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MSBA Sections continue their hard work advocating for our profession and our clients in Annapolis. Here are recent highlights.

Agricultural Law Section

On Feb. 21, 2023, the Agricultural Law Section Council opposed SB657/HB776 (Commercial Law – Maryland Antitrust Act – Premerger Notification Requirement and Remedies), which would subject “every acquisition of a business and every real estate transaction of more $8,000,000.00 … to the state-level pre-transaction notification and delay process,” according to a letter submitted by Section Chair, Stephanie R. Brophy. The letter states many reasons for the Section Council’s opposition, including the Bill’s failure to identify which antitrust harm it would purportedly remedy, and that it is overly burdensome, especially in light of the threshold sum provided by the federal antitrust statute — $111,400,000.00.

Brophy further stated that “Agriculture is Maryland’s number one industry and is made up of 12,400 farms and nearly 21,300 diverse producers.” She pointed out that “if enacted this Bill makes the State of Maryland far less attractive to businesses and individuals, regardless of where they reside, because the Bill would put unnecessary restraints on alienation and may very well be an unlawful impediment to interstate commerce.”

Read Brophy’s complete written testimony. On Feb. 22, the Committee on Corporate Law of the Section of Business Law filed written testimony in opposition to this Bill as well. The MSBA is grateful for the Committee on Corporate Law’s show of comity among Sections by bringing this Bill to wider attention.

Animal Law Section

On Feb. 14, 2023, Kimberly Fullerton of the Animal Law Section testified before the House Health and Government Operations Committee in support of HB59/SB942 (Health and Wellness Standards – Correctional Facilities), introduced by Del. Terri Hill, M.D. The Bill’s position is that “the Secretary of Public Safety and Correctional Services should update minimum mandatory standards for inmate food services and health/wellness. The Section’s interest in this bill is that it includes optional plant based meal options for inmates,” according to Fullerton.


Kimberly Fullerton ready to testify online in support of HB59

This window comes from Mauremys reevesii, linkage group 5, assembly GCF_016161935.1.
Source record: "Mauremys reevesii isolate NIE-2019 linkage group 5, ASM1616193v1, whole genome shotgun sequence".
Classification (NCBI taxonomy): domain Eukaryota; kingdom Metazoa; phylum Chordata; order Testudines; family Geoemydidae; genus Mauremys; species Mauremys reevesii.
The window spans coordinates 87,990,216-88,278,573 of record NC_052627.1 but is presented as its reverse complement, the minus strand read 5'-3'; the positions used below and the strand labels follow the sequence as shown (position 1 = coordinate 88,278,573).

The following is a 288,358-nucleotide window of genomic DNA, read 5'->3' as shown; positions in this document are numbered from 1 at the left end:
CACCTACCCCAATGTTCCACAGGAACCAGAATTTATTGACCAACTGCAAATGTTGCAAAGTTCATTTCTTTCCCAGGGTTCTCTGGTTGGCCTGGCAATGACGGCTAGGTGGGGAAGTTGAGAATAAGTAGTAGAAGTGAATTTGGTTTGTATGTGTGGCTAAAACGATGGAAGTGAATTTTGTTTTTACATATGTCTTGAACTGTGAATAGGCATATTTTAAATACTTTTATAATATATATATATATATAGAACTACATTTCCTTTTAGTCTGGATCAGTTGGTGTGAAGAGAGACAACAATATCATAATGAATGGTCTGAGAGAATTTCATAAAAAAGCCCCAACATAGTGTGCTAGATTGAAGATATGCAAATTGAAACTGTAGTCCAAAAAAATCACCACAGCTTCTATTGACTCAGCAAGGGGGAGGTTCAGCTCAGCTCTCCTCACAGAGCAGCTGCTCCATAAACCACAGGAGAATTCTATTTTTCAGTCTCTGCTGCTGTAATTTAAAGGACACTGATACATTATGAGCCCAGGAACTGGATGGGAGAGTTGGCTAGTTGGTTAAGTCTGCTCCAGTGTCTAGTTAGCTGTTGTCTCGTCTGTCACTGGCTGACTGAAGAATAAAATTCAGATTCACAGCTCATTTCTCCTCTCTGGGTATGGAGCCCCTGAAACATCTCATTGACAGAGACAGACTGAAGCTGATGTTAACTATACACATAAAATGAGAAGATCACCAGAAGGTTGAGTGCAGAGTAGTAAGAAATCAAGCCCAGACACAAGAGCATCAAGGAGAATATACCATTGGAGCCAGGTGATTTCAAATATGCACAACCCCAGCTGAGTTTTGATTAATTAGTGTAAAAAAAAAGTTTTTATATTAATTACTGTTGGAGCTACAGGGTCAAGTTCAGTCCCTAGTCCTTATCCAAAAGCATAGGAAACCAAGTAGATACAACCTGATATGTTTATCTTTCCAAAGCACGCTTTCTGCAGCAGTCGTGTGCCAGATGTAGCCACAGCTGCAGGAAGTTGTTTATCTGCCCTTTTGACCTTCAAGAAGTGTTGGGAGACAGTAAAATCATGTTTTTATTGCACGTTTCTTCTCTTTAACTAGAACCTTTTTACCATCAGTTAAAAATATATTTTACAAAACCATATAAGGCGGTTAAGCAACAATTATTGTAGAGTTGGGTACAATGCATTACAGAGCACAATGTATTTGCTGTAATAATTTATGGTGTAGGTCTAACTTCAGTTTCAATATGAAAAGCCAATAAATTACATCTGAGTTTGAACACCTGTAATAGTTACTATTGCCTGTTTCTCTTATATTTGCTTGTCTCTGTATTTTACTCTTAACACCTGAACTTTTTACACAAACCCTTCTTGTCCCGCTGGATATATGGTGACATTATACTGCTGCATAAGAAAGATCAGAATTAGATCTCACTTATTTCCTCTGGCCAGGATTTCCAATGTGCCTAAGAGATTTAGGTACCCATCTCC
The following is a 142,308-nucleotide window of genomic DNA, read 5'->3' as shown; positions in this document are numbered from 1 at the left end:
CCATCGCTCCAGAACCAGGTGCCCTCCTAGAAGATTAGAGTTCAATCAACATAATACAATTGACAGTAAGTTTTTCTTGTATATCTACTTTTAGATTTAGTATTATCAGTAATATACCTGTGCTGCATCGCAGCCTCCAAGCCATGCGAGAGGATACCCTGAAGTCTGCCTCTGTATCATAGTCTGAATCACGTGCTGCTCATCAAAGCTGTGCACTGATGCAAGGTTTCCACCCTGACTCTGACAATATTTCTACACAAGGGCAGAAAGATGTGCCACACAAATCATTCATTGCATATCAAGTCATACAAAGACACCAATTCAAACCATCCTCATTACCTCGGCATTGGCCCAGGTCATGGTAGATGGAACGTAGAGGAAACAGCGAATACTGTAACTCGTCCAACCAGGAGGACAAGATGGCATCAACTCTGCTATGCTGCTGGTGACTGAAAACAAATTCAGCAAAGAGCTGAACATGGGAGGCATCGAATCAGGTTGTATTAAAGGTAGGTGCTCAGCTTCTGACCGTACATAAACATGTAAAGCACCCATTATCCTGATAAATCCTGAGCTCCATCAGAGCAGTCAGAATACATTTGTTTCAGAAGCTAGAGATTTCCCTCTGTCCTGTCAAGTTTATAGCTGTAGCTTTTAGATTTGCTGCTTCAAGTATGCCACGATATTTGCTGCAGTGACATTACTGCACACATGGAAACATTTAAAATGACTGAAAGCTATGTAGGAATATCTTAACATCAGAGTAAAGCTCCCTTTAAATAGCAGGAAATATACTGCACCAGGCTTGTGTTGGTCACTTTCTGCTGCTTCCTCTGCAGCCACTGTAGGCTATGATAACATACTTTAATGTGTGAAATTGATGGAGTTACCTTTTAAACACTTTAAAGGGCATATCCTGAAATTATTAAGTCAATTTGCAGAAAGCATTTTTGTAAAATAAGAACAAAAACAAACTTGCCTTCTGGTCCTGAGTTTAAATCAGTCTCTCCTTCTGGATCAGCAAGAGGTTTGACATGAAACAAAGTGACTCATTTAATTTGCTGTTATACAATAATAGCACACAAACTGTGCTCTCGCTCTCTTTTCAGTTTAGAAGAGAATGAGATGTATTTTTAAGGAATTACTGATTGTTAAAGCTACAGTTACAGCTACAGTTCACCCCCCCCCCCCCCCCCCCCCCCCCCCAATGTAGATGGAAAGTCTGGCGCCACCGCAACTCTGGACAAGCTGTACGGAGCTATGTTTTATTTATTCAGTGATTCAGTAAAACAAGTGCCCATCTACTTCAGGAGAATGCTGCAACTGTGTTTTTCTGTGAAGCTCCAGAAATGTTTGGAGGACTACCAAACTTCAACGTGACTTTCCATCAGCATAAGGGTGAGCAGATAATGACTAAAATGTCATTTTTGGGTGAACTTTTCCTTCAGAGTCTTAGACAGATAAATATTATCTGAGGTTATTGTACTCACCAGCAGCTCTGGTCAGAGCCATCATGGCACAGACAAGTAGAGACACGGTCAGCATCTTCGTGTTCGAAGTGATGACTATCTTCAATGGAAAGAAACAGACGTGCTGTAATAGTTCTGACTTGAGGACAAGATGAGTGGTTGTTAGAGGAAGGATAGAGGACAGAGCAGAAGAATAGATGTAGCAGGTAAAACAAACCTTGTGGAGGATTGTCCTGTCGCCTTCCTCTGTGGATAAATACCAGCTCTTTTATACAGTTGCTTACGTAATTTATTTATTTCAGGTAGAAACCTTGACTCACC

Business Law Section

On Feb. 10, the Business Law Section Council submitted written testimony in opposition to HB349 (Maryland Fair Scheduling Act) on the ground that it “discriminates against Food Service Facility franchisees that are actual small business owners and who, therefore, should be treated the same as owners of non-franchised restaurants that are not part of a substantial enterprise.” Read the written testimony drafted by Penny Somer-Greif and David L. Cahn, Chair and Vice Chair of the MSBA Business Law Section, respectively.

On Feb. 22, the Section Council also submitted written testimony in opposition to HB39 (Effective Corporate Tax Rate Transparency Act of 2023), which would require a publicly traded company to file a Maryland income tax return with a statement identifying its effective tax rate and how it calculated the rate. The Section opposed the bill in part because it “would impose unnecessary additional tax reporting obligations on publicly traded corporations and could make Maryland a less desirable state for publicly traded corporations to do business in and choose to locate their headquarters.” Read the written testimony drafted by Penny Somer-Greif and David L. Cahn, Chair and Vice Chair of the MSBA Business Law Section, respectively.

Criminal Law & Practice Section

On Feb. 17, 2023, Carrie J. Williams filed written testimony in support of HB427 (Criminal Procedure-Medical Emergency-Immunity) on behalf of the Section’s Legislative Committee. According to Williams, “[t]his bill clarifies Criminal Procedure § 1-210 to make clear that a person experiencing a medical emergency is immune from arrest, charge, or prosecution for drug or alcohol possession offenses if the evidence of those offenses was obtained as a result of the person seeking or receiving medical assistance.” Currently the law is ambiguous “with regard to immunity for the person who receives medical assistance.” Read Williams’ complete written testimony. Williams is the Section’s Legislative Liaison and a Member at Large of the Section Council.